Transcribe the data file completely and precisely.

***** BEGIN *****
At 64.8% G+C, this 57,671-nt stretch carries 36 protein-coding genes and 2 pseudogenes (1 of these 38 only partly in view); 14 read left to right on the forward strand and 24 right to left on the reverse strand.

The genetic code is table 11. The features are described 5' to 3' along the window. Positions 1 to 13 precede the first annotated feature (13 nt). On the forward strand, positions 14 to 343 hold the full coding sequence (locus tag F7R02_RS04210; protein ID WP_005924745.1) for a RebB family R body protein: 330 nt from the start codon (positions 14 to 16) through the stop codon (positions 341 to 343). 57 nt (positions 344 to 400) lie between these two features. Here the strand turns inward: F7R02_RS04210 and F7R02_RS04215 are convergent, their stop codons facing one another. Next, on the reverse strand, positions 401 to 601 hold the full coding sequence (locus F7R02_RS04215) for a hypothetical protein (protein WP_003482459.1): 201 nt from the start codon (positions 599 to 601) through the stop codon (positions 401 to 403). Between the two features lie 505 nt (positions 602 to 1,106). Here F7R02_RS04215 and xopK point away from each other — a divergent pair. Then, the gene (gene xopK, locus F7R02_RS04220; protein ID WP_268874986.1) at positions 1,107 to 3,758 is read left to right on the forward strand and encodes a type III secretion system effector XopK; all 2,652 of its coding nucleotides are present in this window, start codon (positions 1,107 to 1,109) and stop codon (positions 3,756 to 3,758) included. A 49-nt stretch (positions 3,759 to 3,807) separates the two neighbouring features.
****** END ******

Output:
At 64.8% G+C, this 57,671-nt stretch carries 36 protein-coding genes and 2 pseudogenes (1 of these 38 only partly in view); 14 read left to right on the forward strand and 24 right to left on the reverse strand.

The genetic code is table 11. The features are described 5' to 3' along the window. Positions 1 to 13 precede the first annotated feature (13 nt). On the forward strand, positions 14 to 343 hold the full coding sequence (locus tag F7R02_RS04210; protein ID WP_005924745.1) for a RebB family R body protein: 330 nt from the start codon (positions 14 to 16) through the stop codon (positions 341 to 343). 57 nt (positions 344 to 400) lie between these two features. Here the strand turns inward: F7R02_RS04210 and F7R02_RS04215 are convergent, their stop codons facing one another. Next, on the reverse strand, positions 401 to 601 hold the full coding sequence (locus F7R02_RS04215) for a hypothetical protein (protein WP_003482459.1): 201 nt from the start codon (positions 599 to 601) through the stop codon (positions 401 to 403). Between the two features lie 505 nt (positions 602 to 1,106). Here F7R02_RS04215 and xopK point away from each other — a divergent pair. Then, the gene (gene xopK, locus F7R02_RS04220; protein ID WP_268874986.1) at positions 1,107 to 3,758 is read left to right on the forward strand and encodes a type III secretion system effector XopK; all 2,652 of its coding nucleotides are present in this window, start codon (positions 1,107 to 1,109) and stop codon (positions 3,756 to 3,758) included. A 49-nt stretch (positions 3,759 to 3,807) separates the two neighbouring features.